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Multiple sources say Deutsche Bank has begun turning over President Trump's financial documents to New York's A.G. Also on our Thursday rundown: A report on a Catholic hospital that offered contraception for decades, until the Bishop found out. Plus, an oil company loses a round in efforts to frack off the California coast.

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Report: Dramatic Rise in TV Violence against Teen Girls

December 7, 2009

Kansas City, MO - It's enough to make any Missouri parent squirm with discomfort - and then change the channel. The Parents Television Council has reviewed more than 200 hours of recent television shows for depictions of violence on prime time programs between 2004 and 2009. It found a 120 percent increase in violence against females. Comments by Tim Winter, president of the council.

A new study comparing five years of prime time television finds that story lines depicting violence against women are on the increase...and that violence on the "small screen" is more graphic than ever before in the history of television. The Parents Television Council reviewed more than 200 hours of programming, from 2004 to 2009, according to its president, Tim Winter.

"While the amount of violence on prime time broadcast TV has remained relatively unchanged over the past five years, the prevalence of story lines that include violence against women has increased at an alarming rate, a 120 percent increase."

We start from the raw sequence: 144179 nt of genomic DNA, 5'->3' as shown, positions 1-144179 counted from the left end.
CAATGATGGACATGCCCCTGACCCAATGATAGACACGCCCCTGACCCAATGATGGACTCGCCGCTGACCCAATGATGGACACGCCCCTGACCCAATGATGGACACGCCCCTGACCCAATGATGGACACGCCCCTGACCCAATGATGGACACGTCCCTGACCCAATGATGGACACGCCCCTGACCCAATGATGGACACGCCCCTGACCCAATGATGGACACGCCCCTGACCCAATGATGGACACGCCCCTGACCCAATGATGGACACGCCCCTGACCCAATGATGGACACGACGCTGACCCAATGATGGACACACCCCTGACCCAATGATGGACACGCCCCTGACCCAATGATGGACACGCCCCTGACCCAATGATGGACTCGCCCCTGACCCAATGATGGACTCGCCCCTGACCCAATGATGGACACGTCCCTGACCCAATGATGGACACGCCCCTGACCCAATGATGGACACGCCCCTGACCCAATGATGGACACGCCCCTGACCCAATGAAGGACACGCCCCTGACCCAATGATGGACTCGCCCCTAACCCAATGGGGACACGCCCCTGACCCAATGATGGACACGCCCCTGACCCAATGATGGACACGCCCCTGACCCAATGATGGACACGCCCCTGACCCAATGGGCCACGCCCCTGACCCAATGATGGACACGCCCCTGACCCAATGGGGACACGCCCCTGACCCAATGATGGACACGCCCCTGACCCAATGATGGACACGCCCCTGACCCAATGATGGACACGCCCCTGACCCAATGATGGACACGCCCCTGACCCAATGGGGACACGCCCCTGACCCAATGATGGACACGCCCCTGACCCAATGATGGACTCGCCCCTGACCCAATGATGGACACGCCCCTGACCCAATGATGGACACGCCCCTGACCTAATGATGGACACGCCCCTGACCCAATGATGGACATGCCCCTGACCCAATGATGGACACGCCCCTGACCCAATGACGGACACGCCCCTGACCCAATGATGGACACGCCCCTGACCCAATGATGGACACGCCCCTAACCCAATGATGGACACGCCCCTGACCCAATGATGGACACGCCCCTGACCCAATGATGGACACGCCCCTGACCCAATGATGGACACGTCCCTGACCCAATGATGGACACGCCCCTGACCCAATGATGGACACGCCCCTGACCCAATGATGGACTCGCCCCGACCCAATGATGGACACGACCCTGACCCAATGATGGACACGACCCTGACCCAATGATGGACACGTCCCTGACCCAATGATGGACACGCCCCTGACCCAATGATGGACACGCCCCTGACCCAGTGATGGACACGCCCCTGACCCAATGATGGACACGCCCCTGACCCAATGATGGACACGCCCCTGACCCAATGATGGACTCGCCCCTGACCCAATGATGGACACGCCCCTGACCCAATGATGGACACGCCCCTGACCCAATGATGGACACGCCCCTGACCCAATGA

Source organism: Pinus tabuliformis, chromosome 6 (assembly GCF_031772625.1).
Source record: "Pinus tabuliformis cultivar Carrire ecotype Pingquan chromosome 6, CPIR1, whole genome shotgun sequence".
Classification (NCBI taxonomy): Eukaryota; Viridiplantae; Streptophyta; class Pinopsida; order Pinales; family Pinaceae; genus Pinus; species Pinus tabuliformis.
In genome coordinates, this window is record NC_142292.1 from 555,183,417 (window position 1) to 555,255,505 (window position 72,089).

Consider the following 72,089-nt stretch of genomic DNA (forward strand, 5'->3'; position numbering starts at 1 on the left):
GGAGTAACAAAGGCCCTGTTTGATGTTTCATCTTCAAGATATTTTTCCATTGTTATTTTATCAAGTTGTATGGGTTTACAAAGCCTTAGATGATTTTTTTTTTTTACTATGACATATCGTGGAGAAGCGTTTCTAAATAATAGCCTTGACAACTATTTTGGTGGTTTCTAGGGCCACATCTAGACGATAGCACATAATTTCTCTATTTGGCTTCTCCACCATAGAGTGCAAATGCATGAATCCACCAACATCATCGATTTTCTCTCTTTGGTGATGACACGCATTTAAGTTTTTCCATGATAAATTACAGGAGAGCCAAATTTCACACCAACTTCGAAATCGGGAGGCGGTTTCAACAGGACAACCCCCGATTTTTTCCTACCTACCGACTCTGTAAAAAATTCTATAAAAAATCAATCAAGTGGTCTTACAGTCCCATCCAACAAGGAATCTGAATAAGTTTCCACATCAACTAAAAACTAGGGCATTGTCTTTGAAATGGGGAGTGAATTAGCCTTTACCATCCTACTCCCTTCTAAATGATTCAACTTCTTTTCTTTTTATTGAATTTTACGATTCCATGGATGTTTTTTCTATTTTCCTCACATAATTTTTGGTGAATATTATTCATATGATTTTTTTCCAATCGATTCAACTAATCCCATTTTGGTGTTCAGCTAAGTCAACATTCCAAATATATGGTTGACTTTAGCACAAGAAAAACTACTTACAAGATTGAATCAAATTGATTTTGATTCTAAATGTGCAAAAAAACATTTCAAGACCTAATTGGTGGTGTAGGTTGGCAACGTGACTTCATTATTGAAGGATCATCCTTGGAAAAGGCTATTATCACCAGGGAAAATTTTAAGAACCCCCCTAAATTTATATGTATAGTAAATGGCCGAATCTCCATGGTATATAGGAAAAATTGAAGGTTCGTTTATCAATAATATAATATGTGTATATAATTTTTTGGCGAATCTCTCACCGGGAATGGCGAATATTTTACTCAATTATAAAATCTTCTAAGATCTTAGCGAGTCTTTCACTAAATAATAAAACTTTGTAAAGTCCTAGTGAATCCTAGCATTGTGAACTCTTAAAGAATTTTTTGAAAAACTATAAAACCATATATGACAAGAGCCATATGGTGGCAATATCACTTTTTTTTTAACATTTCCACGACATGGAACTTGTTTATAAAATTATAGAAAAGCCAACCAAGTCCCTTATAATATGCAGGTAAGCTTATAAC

Winter says there is a disturbing new trend in depicting violence against women as funny, and even inconsequential. He says that can lead television viewers, particularly children, to believe such behavior is normal and acceptable.

Winter says studies show that children's aggressive behavior increases after watching similar acts on television.

"We're seeing increases of violent scenes against teen girls, intimate partner violence, and female victimization as a punchline for comedic purposes."

As an example, Winter cites the animated Fox program 'The Family Guy,' which airs during prime time on Sundays. In response, the producers of the show assert that it is meant to be a humorous parody intended for adult audiences.

A new report gives Missouri parents another reason to monitor what their kids are watching on television. It indicates a dramatic rise in violence against women depicted in popular shows. Heather Claybrook reports.

Heather Claybrook reporting

The report "Women in Peril" can be found at

Heather Claybrook, Public News Service - MO